So – onward to the concept of premature divahood. A premature diva http://en.wikipedia.org/wiki/Diva is one who jumps the gun, who starts throwing furniture around the set when in truth she has not yet even earned the right to raise her voice. Before one is privileged to scream “No more wire hangers!” one needs to have starred in a few hits, or toured the world with the Dave Matthews Band as one’s opening act, or played Hamlet at the age of 80 with a wooden leg, or something. There is no more pathetic sight than a woman in show business trying to assume the mantle of Diva long before anyone has tossed her a bouquet or shot a politician to impress her.

We compared PD’s behavior to a list of symptoms published by the American Institute of Psychopathology, describing the signs exhibited by those unfortunates who suffer from premature divahood. Let’s examine, point by point, how PD stacks up.

► Virulent name-calling and personal slurs – Check.

► Extravagant use of CAPITAL LETTERS in e-mail communications – Check.

► Insistence on misstating facts of the matter, due to not consulting original business documents – Check.

► Monumental disregard for normal business hours and flagrant ignorance of standards of civility – Check.

► Insistence on badmouthing the person with whom she has an issue, to every business associate of his that she can reach – Check

► Unbreakable habit of accusing others of the very same faults (e.g. excessively long e-mails) of which she herself is guilty – Check.

► Giving of unsolicited creative advice to talented and gifted people whose shoes she is unworthy to lick – Check.

► Imperviousness to reasonable attempts at mediation – Check.

► Employment of such words such as responsibility, etc., with which she has no personal acquaintance – Check.

► Confusion as to the difference between favors and legal obligations – Check.

► Worldview that is not even within shouting distance of reality – Check.

► Tendency to hint coyly at possible treats in store if others comply with her whims – Check.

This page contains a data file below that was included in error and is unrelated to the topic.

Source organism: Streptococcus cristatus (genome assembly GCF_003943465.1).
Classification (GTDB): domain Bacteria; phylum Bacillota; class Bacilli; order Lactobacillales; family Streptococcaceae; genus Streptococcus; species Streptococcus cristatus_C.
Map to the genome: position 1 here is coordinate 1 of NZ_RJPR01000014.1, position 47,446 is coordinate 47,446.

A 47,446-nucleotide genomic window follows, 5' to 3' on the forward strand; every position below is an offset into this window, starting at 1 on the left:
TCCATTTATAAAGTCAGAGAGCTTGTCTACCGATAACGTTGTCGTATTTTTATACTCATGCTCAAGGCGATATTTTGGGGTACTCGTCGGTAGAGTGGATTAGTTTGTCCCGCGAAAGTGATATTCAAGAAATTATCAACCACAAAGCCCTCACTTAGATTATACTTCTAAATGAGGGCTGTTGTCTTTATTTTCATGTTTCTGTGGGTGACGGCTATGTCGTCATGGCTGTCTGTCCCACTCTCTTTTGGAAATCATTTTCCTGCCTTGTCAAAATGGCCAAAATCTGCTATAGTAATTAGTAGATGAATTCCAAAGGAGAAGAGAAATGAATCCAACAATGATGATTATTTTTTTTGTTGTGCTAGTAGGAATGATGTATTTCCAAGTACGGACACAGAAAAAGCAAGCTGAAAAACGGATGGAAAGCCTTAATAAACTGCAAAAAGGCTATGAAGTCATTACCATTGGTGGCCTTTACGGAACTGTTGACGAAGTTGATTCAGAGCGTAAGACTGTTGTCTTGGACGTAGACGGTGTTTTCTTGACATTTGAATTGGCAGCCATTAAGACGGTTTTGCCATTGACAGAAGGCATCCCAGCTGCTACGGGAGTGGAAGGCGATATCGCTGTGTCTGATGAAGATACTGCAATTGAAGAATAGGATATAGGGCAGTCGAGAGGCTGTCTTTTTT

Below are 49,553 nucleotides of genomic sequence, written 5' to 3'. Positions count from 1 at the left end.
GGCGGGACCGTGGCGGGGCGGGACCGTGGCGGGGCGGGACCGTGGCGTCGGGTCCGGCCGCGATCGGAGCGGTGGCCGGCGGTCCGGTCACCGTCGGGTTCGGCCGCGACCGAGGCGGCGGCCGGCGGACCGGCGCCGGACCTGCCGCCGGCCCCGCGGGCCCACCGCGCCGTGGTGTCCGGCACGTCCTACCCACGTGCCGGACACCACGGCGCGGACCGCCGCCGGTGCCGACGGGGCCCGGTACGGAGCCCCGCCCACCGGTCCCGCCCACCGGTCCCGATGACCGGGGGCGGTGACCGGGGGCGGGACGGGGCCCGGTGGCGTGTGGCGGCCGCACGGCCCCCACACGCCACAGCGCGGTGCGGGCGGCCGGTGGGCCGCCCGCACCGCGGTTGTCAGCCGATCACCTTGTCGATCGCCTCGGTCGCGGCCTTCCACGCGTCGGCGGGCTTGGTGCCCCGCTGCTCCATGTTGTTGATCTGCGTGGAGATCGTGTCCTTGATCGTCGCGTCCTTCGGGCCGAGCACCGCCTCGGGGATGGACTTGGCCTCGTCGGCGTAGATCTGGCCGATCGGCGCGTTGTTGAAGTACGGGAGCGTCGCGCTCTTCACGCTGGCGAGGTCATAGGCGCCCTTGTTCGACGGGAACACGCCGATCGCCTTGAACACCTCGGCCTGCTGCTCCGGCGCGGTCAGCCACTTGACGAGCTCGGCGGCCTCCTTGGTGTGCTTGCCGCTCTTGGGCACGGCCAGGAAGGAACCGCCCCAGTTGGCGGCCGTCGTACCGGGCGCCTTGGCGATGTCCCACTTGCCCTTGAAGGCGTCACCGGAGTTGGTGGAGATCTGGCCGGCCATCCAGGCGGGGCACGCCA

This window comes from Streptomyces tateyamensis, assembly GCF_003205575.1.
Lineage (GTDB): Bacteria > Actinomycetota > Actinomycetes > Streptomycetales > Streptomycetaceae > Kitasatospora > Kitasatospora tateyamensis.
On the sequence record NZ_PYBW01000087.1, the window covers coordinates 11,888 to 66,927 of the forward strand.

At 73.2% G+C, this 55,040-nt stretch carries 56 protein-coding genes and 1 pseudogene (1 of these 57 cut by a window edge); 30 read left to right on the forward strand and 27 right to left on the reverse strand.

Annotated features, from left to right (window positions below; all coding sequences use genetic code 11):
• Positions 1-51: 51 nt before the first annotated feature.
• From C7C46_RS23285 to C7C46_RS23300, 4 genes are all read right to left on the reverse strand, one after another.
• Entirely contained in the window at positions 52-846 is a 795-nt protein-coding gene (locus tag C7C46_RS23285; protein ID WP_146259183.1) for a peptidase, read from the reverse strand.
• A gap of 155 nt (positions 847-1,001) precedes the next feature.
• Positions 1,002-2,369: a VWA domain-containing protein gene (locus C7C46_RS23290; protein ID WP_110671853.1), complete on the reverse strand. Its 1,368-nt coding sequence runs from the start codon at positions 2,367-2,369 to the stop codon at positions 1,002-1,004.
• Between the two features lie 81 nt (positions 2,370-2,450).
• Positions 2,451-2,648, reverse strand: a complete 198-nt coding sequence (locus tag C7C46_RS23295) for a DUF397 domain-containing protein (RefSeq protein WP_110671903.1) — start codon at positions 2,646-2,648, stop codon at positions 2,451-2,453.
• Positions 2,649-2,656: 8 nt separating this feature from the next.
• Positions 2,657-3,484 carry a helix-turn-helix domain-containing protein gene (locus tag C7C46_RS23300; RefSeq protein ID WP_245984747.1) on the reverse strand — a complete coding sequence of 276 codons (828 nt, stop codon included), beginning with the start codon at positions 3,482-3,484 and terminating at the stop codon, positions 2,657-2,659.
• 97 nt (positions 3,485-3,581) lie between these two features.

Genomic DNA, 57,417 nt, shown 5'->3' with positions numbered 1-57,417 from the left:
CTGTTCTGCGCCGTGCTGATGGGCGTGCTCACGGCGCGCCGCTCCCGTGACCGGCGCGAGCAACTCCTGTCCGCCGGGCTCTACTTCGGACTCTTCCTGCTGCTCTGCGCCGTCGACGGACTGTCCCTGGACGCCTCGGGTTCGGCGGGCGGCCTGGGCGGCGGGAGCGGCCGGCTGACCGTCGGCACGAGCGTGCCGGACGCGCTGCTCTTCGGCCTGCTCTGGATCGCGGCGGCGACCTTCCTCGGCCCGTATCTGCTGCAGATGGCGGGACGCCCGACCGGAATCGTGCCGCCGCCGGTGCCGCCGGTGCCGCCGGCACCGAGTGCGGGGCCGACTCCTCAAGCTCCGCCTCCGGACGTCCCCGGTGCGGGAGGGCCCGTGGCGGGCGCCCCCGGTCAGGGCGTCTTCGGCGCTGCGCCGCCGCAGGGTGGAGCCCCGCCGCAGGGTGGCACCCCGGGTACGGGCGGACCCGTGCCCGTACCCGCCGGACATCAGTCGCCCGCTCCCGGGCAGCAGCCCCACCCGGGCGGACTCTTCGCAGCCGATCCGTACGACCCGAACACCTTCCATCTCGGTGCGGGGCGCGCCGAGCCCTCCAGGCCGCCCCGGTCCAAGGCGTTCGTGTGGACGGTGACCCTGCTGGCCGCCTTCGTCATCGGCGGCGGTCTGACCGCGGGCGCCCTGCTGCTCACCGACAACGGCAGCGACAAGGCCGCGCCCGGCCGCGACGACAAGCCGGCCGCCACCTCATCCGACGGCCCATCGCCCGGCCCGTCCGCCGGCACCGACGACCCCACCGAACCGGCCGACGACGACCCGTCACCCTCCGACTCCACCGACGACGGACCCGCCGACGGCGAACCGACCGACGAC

► Overweening and tiresomely repetitious reliance on the phrase “my wishes” – Check.

► Voice mail messages replete with obscenities and indistinguishable from psychotic rants – Check.

► References to “my career” as if it were not an intangible abstraction, but a sentient being such as a beloved child or pet – Check.

► Frequent use of the phrase “You’ll be hearing from my lawyer.” – Check.

► Mood swings which prompt bystanders to speculate exactly which substances might be responsible – Check.

► Unfamiliarity with the theory and consequences of the Streisand Effect http://en.wikipedia.org/wiki/Streisand_effect – Check.

After all was said and done, PD wrote to the author again, expressing her “deepest regrets in having to bare my teeth…”

I beg to differ. This extended temper tantrum has been much more than a baring of teeth. It has been a showing of ass. Monumentally so.

Baudelaire, or maybe it was Oscar Wilde – one of those poetic types, anyway – made this immortal observation:

“We are all in the gutter, but some of us are looking at the stars.”

And some of us have way too much time on our hands, and use it to harass authors, webmasters, publishers, and even sound engineers. Once in a while you run up against somebody, a premature diva, for example, who splashes around in the gutter loud enough to call attention to her floundering, inconsequential self.

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About Pat Hartman

Before publishing the two books "Call Someplace Paradise" and "Ghost Town: A Venice California Life", my main project was "Salon: A Journal of Aesthetics. " I wrote extensively for "Scene," a monthly arts and entertainment magazine with a circulation of 25,000. Also proofread, sold ads, put together the music calendar and, for a couple of years, served as editor. Presided over a couple issues of the local NORML newsletter, as well as being featured speaker at chapter meetings. Wrote a complete screenplay; collaborated on another one; worked on a couple of scripts (additional dialog and general brainstorming) with an indie film producer. Booked the talent for a large music festival. Wrote, designed, illustrated and produced various catalogs and brochures for small businesses. Spoke at a high school as a panelist on Women in the Professions; was a featured speaker at the 1991 Women in Libertarianism Conference; presented public programs on "Success in One Lesson" and "The Bloomsbury Group: What's It To Us?" Created the website VirtualVenice.info and wrote many politically-oriented pieces for Earthblog.net
This entry was posted in Abominations, Folly, Human Relationships. Bookmark the permalink.

One Response to The Tragedy of Premature Divahood

  1. Pingback: She Prob’ly Thinks This Rant is About Her | Moving Target